After that, there are quite simply no companies and no jobs without saving. Someone, somewhere, must delay consumption and place part of his or her income with a financial intermediary in order for there to be credit for businesses eager to grow. In quantitative easing, the Fed acts as though credit can be created simply through low interest rates, and that no business or startup will go wanting. Near explicit in the Fed’s rationale is the charitably juvenile assumption that saving is superfluous when it comes to credit, that savers are almost irrelevant when the central bank is ready, willing and able to create dollar credit out of thin air. This is the stuff of economic fabulists, and should horrify us all considering the world’s foremost central bankers actually believe what is so plainly absurd.

One of the Fed’s QE goals is to drive up stock prices, at which point newly flush stockholders are supposed to exchange their shares for cash in order to spend the proceeds on consumer goods. Here too, the role of production and exchange is ignored in the belief that financial wizardry can take its place. Commentators point to the 2.4 percent advance in stock prices that took place in September, anticipating and following the announcement of QE-3 on September 13. They have paid less attention to the fact that the price of gold advanced by more (7.7 percent) in the same time frame. Investors should not need to be reminded that, over the four years during which QE-1 and QE-2 were at work, the S&P 500 is up little while the price of gold has doubled. In short, investors have lost ground since QE began; any increase in the dollar value of the S&P having been more than fully erased by dollar devaluation.

Money and saving. Missed by our central bankers is the fact that we stand on the shoulders of parsimonious giants. Past saving has led to the creation of the cars, planes, computers and medical innovations that make our lives more productive, easier, and healthier. The message from a policy of zero interest rates and devaluation to those whose prudence might otherwise fuel future production, and with it a true multiplication of credit, is that saving is for fools. Better to consume now and reduce the capital stock. Fed policy does not reward thrift; and worse, it results in dollars that buy even less down the line.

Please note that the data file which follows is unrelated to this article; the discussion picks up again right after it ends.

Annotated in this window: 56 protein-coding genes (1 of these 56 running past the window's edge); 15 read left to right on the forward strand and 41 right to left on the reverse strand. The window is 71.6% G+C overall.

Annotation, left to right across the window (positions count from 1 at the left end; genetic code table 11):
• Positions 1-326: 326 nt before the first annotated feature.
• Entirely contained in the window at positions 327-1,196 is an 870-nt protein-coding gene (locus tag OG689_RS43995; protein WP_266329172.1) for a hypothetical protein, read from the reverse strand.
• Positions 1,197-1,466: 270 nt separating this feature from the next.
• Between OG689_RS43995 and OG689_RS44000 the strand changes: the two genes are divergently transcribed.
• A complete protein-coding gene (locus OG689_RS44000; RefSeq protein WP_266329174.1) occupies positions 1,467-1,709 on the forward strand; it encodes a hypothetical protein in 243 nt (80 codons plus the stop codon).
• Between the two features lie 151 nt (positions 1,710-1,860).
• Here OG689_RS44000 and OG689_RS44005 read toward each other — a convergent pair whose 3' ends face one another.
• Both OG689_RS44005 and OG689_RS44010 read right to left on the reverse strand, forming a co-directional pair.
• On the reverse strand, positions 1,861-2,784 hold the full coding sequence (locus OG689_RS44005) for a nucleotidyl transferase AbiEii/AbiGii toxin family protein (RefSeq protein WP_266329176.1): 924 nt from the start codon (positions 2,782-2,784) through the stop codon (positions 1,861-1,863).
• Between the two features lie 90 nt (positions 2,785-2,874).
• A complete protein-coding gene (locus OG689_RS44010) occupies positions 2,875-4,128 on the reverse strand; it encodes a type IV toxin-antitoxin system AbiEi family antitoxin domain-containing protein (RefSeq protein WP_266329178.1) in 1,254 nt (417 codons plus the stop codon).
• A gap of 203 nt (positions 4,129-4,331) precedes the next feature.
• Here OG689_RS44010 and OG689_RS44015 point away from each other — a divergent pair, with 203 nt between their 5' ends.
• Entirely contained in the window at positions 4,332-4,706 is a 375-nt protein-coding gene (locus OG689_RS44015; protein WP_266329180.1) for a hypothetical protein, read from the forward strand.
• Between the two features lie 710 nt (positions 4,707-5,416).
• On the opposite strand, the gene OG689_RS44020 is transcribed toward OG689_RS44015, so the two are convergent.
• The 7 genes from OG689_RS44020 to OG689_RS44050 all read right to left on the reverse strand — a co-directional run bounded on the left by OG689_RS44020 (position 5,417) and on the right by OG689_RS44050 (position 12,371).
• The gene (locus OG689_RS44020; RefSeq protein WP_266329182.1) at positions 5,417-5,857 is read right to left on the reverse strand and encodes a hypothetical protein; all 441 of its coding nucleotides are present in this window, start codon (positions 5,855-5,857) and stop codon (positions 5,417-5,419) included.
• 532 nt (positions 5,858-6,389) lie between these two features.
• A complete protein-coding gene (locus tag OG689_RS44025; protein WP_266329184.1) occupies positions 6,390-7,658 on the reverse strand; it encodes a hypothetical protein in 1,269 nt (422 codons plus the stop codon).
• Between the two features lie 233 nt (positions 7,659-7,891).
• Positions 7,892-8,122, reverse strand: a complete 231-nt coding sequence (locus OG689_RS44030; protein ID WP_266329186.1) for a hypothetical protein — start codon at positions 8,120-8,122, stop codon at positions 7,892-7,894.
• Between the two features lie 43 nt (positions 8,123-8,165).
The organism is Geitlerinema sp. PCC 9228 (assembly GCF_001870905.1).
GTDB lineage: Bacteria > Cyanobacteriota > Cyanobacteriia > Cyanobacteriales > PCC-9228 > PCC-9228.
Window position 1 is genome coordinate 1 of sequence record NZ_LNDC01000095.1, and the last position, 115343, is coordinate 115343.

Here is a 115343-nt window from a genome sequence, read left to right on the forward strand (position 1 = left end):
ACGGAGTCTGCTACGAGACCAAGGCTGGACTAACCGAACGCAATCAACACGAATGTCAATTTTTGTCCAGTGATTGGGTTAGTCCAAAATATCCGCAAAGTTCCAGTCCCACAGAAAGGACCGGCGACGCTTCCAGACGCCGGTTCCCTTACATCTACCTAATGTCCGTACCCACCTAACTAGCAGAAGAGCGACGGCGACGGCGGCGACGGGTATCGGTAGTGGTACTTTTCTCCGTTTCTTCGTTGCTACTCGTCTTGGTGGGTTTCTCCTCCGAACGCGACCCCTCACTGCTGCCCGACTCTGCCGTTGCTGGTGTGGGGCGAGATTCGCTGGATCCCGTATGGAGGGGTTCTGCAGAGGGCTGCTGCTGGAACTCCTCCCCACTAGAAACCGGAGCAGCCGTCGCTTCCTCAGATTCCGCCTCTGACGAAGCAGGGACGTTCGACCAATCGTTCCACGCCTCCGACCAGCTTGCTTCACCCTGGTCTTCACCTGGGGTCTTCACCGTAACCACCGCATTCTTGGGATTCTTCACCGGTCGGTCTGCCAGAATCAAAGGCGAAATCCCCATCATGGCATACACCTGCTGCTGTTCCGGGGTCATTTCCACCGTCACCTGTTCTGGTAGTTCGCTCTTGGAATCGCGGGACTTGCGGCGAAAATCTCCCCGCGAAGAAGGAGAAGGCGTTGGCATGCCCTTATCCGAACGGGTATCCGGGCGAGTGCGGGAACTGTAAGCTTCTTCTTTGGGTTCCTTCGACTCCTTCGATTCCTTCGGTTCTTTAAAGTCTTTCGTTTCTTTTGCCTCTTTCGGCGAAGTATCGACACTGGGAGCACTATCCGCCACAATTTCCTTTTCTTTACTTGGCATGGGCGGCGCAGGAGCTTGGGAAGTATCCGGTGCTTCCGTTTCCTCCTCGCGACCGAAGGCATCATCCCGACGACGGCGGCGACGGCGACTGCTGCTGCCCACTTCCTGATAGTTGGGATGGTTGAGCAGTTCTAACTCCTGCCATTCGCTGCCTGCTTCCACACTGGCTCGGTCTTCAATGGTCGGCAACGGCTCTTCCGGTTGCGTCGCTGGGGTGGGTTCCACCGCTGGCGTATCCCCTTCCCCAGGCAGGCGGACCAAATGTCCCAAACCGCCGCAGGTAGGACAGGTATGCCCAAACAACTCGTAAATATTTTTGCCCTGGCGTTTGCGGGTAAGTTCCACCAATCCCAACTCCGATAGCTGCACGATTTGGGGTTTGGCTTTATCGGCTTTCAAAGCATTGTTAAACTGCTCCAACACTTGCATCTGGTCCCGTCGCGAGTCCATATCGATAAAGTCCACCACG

That’s how young people view thrift similarly. Unformed in terms of experience yet full of wants, they spend with abandon until they realize that consumption not only leaves them penniless, but puts bigger-ticket items out of long-term reach. They first require disciplined thrift.

Prodigality weakens the individual. We know that rampant consumption on its best day empties our pockets, and on its worst day will reduce us to beggary. Our government lacks that insight. Sadly, the Fed acts to nullify the lessons about saving that we learn as children. Spend with abandon, because “in the long run we’re all dead.”

Just as a lack of thrift compromises the economic freedom of the individual, spread over the economy the Fed’s attempt to stimulate consumption leads to hardship for all, followed by reduced production and, as a result, a reduction in society’s standard of living. The drivers of economic advancement include thrift, sound money in exchange, and future production opportunities fueled by capital from the fruits of past enterprise. We can ill afford to blunt them.

Money and the reputation of the Fed. Childhood is a dress rehearsal for adulthood, an opportunity to begin to learn from past mistakes. But the Fed’s actions are those of a child placed in the driver’s seat of the family car. On the bright side, right now the U.S. economy is the victim of central bank errors that are happily alerting the electorate to the damage that a quasi-independent monetary authority can do.

The silver lining amid these troubled times is that the Bernanke Fed is being discredited right before our increasingly adult and wary eyes. The country’s prolonged malaise will be the undoing of the Fed as we know it.

Indeed, largely hidden ahead of the looming failure of a new round of quantitative easing may be relief from this most destructive of governmental entities. The unflattering light to which the Fed is being exposed by its own flashlights points to eventual reform that will ensure, at least until these lessons are once again forgotten, great restraints on the destructive powers of our central bank. In time, the correction of today’s mistakes will contribute to our economic revival.


We are playing a dangerous game with our currency.  Like the debt issue, we are selling out our children.  This is far from "the greatest generation".  This is "the selfish generation".
« Last Edit: February 04, 2013, 09:58:29 AM by NotNow »
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Dog Walker

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Re: Krugman: "Depression Conditions" continue in the US
« Reply #4 on: February 04, 2013, 12:52:32 PM »
Go back and read some of the Forbes editorials from 2007-2008.  It will show you what good predictors of the future of the economy their editors are.  The answer is not good at all.

What's happening in Europe right now is showing that Krugman is right about this one.  The middle of a recession is not a good time for austerity and "budget balancing".